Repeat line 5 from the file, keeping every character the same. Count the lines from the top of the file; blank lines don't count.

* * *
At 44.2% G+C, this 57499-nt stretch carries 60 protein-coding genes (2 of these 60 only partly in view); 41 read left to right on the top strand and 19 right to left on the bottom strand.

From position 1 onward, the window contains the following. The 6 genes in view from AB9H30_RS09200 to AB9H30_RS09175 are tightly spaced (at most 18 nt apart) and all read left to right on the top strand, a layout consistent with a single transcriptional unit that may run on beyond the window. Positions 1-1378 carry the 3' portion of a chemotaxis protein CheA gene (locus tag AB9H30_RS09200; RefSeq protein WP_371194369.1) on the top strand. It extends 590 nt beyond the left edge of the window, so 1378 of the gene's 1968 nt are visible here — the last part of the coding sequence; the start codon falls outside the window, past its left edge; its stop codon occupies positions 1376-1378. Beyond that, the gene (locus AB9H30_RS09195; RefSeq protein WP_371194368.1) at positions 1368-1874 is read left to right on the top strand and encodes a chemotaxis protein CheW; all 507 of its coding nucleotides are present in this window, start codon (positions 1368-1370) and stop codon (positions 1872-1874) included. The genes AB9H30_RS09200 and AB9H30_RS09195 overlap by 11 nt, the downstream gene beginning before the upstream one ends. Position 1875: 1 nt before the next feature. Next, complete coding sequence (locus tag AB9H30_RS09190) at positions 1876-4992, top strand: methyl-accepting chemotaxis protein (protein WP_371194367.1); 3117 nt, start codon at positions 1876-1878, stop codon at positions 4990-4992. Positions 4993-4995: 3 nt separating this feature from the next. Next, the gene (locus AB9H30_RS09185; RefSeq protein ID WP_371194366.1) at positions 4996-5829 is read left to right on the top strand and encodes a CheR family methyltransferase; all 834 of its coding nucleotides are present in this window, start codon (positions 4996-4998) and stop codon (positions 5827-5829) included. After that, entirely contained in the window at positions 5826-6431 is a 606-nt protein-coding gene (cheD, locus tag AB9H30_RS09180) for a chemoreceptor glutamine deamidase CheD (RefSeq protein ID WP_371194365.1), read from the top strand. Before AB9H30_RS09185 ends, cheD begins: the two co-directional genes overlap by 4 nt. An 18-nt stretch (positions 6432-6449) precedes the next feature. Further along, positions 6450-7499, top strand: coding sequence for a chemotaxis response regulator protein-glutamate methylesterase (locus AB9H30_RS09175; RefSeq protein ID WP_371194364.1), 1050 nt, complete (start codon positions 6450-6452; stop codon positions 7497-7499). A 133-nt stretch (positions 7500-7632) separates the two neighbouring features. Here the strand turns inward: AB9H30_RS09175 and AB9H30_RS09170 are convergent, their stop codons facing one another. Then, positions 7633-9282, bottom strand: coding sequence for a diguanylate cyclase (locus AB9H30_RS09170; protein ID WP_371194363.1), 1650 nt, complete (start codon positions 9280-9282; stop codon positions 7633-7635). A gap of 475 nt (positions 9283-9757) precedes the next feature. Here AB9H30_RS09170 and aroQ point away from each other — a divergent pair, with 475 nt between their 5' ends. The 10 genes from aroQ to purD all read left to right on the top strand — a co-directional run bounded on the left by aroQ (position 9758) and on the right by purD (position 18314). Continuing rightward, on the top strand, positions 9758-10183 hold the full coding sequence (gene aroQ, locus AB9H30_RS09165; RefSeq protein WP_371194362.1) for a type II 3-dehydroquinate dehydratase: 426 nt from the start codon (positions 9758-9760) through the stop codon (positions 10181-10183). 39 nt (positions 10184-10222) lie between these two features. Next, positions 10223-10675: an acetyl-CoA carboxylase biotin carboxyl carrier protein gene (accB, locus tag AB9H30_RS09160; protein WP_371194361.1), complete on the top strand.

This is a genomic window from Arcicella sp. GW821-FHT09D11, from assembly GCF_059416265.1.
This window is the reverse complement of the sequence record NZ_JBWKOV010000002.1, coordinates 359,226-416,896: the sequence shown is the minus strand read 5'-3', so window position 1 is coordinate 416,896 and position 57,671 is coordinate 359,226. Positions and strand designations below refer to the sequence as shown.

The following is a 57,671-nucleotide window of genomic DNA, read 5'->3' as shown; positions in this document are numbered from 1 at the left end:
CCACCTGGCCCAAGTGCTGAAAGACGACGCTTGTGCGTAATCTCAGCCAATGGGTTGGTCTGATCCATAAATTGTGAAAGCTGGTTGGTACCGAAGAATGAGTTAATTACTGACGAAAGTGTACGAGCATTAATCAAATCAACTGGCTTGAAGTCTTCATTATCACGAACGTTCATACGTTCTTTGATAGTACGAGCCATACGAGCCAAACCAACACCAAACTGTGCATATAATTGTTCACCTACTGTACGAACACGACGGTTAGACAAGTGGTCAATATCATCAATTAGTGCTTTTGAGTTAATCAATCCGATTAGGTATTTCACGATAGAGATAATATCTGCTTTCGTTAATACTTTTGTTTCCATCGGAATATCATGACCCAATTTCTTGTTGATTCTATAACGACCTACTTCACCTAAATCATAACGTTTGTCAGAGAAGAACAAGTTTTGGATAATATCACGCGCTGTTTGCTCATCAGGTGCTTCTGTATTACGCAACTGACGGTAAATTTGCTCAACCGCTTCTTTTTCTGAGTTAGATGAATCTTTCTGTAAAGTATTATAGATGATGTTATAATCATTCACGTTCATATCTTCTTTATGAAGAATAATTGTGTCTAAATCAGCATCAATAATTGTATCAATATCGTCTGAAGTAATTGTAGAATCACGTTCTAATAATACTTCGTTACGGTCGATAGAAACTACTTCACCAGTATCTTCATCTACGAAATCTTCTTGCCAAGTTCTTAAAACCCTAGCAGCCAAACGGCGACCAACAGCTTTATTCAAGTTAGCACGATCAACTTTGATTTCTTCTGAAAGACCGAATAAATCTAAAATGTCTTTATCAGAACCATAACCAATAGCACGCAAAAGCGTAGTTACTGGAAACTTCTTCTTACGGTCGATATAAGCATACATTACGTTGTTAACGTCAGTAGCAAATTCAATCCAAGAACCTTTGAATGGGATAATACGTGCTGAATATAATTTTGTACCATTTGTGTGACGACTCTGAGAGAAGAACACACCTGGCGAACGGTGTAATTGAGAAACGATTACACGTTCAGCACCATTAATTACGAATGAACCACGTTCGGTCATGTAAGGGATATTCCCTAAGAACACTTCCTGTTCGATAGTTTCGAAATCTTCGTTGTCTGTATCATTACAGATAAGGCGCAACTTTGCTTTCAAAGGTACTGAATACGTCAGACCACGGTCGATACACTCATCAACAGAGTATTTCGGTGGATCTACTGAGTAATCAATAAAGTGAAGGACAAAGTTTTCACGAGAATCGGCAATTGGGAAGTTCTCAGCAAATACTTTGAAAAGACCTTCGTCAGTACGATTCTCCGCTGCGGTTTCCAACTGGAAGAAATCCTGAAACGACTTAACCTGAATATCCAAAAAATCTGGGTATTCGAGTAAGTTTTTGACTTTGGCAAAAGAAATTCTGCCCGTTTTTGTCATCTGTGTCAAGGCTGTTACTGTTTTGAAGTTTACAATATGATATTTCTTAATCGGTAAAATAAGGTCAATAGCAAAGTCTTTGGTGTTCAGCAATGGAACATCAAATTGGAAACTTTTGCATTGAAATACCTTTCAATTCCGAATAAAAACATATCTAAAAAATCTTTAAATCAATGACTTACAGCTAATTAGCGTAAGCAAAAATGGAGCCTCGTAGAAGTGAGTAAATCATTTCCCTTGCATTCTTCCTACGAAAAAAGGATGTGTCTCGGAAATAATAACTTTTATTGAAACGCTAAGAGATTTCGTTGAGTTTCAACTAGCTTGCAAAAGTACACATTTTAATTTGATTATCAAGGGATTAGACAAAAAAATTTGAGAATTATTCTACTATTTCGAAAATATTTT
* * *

The following is a 57,671-nucleotide window of genomic DNA, read 5'->3' as shown; positions in this document are numbered from 1 at the left end: